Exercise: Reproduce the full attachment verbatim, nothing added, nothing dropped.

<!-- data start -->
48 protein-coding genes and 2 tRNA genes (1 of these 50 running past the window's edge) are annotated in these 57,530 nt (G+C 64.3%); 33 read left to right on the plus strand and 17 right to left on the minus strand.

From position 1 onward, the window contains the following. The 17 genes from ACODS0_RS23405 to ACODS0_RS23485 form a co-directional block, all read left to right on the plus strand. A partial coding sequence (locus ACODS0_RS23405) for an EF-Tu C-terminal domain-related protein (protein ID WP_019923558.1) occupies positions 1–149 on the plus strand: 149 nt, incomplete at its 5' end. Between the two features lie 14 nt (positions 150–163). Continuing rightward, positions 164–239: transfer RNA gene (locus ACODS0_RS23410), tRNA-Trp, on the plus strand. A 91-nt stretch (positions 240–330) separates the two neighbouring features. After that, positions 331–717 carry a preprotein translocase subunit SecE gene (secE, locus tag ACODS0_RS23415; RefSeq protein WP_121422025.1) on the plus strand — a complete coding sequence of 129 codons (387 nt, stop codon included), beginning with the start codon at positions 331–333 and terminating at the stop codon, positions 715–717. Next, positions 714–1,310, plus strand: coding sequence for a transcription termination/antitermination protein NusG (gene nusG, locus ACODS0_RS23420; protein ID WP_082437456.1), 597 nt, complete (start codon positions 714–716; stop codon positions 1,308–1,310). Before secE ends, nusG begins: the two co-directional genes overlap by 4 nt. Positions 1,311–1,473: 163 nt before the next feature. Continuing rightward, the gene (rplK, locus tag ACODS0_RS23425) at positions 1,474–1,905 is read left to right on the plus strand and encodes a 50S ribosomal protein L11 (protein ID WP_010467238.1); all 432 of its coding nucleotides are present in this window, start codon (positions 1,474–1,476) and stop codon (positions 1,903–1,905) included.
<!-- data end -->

48 protein-coding genes and 2 tRNA genes (1 of these 50 running past the window's edge) are annotated in these 57,530 nt (G+C 64.3%); 33 read left to right on the plus strand and 17 right to left on the minus strand.

From position 1 onward, the window contains the following. The 17 genes from ACODS0_RS23405 to ACODS0_RS23485 form a co-directional block, all read left to right on the plus strand. A partial coding sequence (locus ACODS0_RS23405) for an EF-Tu C-terminal domain-related protein (protein ID WP_019923558.1) occupies positions 1–149 on the plus strand: 149 nt, incomplete at its 5' end. Between the two features lie 14 nt (positions 150–163). Continuing rightward, positions 164–239: transfer RNA gene (locus ACODS0_RS23410), tRNA-Trp, on the plus strand. A 91-nt stretch (positions 240–330) separates the two neighbouring features. After that, positions 331–717 carry a preprotein translocase subunit SecE gene (secE, locus tag ACODS0_RS23415; RefSeq protein WP_121422025.1) on the plus strand — a complete coding sequence of 129 codons (387 nt, stop codon included), beginning with the start codon at positions 331–333 and terminating at the stop codon, positions 715–717. Next, positions 714–1,310, plus strand: coding sequence for a transcription termination/antitermination protein NusG (gene nusG, locus ACODS0_RS23420; protein ID WP_082437456.1), 597 nt, complete (start codon positions 714–716; stop codon positions 1,308–1,310). Before secE ends, nusG begins: the two co-directional genes overlap by 4 nt. Positions 1,311–1,473: 163 nt before the next feature. Continuing rightward, the gene (rplK, locus tag ACODS0_RS23425) at positions 1,474–1,905 is read left to right on the plus strand and encodes a 50S ribosomal protein L11 (protein ID WP_010467238.1); all 432 of its coding nucleotides are present in this window, start codon (positions 1,474–1,476) and stop codon (positions 1,903–1,905) included.